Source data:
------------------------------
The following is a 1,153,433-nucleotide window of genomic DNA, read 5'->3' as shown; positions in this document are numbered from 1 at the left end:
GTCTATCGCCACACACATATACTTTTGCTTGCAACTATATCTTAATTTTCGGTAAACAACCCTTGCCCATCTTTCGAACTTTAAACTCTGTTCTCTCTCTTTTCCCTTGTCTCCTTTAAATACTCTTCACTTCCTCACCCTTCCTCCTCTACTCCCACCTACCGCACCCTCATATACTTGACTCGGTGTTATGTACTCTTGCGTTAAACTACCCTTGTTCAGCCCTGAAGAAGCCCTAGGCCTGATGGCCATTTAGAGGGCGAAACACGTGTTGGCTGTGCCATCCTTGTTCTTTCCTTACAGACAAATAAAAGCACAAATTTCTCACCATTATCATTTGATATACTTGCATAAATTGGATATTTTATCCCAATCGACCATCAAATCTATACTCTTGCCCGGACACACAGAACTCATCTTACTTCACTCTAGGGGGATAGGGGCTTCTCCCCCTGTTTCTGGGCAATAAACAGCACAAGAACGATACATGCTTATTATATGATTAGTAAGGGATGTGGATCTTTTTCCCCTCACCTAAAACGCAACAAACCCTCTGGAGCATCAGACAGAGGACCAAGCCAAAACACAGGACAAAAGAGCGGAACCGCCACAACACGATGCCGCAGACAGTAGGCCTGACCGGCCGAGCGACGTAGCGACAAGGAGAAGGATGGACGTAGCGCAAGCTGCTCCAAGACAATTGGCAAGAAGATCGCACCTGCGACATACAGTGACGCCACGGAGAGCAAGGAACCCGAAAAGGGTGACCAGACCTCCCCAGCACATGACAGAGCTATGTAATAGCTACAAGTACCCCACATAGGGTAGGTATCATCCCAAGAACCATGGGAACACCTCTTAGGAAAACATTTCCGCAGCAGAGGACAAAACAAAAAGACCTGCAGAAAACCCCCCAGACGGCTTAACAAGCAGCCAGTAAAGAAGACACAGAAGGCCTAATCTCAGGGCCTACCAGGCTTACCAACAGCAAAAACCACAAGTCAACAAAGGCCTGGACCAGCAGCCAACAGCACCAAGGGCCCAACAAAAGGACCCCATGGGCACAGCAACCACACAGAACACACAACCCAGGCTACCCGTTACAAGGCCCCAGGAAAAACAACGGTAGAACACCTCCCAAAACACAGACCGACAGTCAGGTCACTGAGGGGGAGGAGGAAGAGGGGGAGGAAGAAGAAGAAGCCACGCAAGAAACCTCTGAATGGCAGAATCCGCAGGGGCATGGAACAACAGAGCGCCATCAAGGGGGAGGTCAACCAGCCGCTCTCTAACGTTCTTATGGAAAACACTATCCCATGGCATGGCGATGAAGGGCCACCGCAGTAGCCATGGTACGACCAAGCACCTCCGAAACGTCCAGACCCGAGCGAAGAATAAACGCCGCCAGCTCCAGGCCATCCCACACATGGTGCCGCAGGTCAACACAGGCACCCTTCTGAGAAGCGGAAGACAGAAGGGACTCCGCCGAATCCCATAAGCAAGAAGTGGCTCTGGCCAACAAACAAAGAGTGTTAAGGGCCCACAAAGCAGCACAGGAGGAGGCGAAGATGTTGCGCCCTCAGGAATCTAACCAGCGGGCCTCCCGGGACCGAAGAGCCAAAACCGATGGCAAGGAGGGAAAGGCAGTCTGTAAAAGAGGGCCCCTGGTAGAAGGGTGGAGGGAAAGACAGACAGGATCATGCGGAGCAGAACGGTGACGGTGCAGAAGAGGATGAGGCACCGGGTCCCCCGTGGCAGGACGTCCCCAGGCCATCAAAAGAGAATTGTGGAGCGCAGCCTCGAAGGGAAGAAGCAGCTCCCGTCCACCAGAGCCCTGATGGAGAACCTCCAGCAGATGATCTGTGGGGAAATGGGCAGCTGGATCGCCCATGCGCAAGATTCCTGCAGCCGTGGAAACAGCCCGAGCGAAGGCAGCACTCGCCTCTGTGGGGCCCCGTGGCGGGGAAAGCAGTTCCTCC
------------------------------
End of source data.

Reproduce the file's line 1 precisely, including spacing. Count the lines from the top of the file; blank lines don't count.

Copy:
The following is a 1,153,433-nucleotide window of genomic DNA, read 5'->3' as shown; positions in this document are numbered from 1 at the left end: